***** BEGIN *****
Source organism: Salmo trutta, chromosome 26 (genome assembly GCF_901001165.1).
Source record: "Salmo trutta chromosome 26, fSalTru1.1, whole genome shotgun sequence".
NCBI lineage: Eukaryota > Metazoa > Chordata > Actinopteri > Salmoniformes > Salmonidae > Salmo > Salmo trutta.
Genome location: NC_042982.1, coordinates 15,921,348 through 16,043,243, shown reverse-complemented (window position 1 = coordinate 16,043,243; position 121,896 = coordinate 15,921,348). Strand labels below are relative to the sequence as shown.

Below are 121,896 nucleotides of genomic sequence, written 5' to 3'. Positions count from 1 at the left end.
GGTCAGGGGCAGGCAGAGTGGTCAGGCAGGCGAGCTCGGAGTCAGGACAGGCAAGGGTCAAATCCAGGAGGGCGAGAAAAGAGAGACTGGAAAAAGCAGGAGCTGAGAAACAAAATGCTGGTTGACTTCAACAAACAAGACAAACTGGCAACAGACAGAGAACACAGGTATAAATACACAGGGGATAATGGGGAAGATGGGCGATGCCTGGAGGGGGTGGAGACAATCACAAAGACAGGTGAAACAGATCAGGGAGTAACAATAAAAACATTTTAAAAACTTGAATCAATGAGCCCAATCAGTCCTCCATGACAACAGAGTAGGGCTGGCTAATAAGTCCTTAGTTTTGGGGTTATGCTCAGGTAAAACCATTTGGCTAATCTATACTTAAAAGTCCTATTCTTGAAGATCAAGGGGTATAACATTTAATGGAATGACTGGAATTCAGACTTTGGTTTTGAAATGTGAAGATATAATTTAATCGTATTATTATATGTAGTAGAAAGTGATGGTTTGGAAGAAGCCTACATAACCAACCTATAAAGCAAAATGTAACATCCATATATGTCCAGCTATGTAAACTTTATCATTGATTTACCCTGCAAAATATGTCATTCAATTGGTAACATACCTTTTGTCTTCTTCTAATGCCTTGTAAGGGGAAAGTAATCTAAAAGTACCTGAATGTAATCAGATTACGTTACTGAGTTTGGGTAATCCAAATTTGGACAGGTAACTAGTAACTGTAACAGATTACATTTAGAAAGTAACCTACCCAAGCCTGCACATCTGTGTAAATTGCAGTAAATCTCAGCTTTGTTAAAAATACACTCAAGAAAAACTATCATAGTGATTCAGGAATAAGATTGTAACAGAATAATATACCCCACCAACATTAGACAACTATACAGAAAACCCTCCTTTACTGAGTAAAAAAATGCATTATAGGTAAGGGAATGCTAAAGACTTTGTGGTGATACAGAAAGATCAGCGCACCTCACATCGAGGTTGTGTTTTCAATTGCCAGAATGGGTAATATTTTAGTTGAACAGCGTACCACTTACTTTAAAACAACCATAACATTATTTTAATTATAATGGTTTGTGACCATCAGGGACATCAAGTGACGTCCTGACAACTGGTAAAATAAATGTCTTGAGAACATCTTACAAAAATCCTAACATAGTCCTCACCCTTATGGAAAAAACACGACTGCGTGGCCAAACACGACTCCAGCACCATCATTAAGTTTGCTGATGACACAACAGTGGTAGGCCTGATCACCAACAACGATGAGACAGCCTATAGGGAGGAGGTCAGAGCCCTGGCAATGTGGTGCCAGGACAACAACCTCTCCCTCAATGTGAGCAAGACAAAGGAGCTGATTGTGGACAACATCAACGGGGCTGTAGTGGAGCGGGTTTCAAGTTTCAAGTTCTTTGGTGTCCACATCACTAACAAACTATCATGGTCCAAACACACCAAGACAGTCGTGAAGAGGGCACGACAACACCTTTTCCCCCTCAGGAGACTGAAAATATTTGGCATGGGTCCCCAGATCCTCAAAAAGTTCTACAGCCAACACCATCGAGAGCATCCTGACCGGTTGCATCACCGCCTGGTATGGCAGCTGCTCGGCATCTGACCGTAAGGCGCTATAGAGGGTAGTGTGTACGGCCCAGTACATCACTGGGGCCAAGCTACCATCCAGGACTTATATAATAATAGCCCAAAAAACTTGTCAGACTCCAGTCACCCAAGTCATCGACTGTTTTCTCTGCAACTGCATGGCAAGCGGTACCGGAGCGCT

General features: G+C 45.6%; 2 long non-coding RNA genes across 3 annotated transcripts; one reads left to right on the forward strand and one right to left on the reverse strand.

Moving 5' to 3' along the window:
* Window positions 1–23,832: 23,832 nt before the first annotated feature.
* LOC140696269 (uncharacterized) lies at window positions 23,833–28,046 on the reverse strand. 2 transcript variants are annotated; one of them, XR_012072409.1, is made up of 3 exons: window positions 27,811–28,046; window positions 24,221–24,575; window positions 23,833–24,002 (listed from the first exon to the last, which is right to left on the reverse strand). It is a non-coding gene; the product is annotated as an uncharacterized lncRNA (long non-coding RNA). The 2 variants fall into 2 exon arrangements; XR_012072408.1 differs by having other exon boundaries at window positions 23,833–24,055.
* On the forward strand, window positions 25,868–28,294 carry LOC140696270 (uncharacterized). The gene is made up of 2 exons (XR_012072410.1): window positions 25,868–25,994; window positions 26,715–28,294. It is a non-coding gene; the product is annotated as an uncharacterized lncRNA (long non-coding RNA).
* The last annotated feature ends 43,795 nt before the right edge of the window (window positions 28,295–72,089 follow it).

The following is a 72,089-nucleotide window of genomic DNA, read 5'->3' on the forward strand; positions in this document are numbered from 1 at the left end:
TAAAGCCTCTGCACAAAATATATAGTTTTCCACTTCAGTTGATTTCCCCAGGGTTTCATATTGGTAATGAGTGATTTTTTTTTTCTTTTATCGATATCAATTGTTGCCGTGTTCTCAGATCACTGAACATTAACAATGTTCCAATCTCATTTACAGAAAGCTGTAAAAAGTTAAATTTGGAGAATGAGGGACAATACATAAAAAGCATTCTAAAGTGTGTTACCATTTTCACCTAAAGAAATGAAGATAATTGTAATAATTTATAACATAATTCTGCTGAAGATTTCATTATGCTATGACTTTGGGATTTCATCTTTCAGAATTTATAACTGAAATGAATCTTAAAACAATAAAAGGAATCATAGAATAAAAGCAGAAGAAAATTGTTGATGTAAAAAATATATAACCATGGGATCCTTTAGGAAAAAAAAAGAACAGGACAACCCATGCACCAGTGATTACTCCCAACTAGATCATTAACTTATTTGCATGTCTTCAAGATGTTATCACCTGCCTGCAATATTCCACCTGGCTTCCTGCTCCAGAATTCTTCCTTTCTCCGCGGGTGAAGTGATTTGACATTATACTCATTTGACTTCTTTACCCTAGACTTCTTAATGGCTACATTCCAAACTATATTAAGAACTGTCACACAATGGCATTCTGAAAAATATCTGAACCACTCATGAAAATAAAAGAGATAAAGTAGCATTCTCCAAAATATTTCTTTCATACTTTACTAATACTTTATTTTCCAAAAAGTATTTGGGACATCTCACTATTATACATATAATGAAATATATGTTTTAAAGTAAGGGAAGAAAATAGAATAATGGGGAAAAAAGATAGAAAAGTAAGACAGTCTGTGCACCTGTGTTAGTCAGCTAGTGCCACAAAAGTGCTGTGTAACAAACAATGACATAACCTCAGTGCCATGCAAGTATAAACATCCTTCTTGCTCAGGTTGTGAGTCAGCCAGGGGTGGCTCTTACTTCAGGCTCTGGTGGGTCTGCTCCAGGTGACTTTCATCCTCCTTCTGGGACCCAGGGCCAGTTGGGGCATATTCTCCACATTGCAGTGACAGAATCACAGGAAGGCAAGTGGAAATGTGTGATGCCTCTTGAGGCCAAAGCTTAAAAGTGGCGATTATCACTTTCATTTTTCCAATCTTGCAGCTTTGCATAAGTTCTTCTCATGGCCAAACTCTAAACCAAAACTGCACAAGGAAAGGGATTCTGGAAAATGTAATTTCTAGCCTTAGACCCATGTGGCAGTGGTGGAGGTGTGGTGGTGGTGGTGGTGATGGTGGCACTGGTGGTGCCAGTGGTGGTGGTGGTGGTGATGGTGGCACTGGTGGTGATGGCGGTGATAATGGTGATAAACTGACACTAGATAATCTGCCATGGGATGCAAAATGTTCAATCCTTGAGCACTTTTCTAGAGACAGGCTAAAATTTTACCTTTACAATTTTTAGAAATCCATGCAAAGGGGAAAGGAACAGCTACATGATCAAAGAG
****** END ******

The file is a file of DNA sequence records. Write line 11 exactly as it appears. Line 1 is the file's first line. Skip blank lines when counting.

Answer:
* On the forward strand, window positions 25,868–28,294 carry LOC140696270 (uncharacterized). The gene is made up of 2 exons (XR_012072410.1): window positions 25,868–25,994; window positions 26,715–28,294. It is a non-coding gene; the product is annotated as an uncharacterized lncRNA (long non-coding RNA).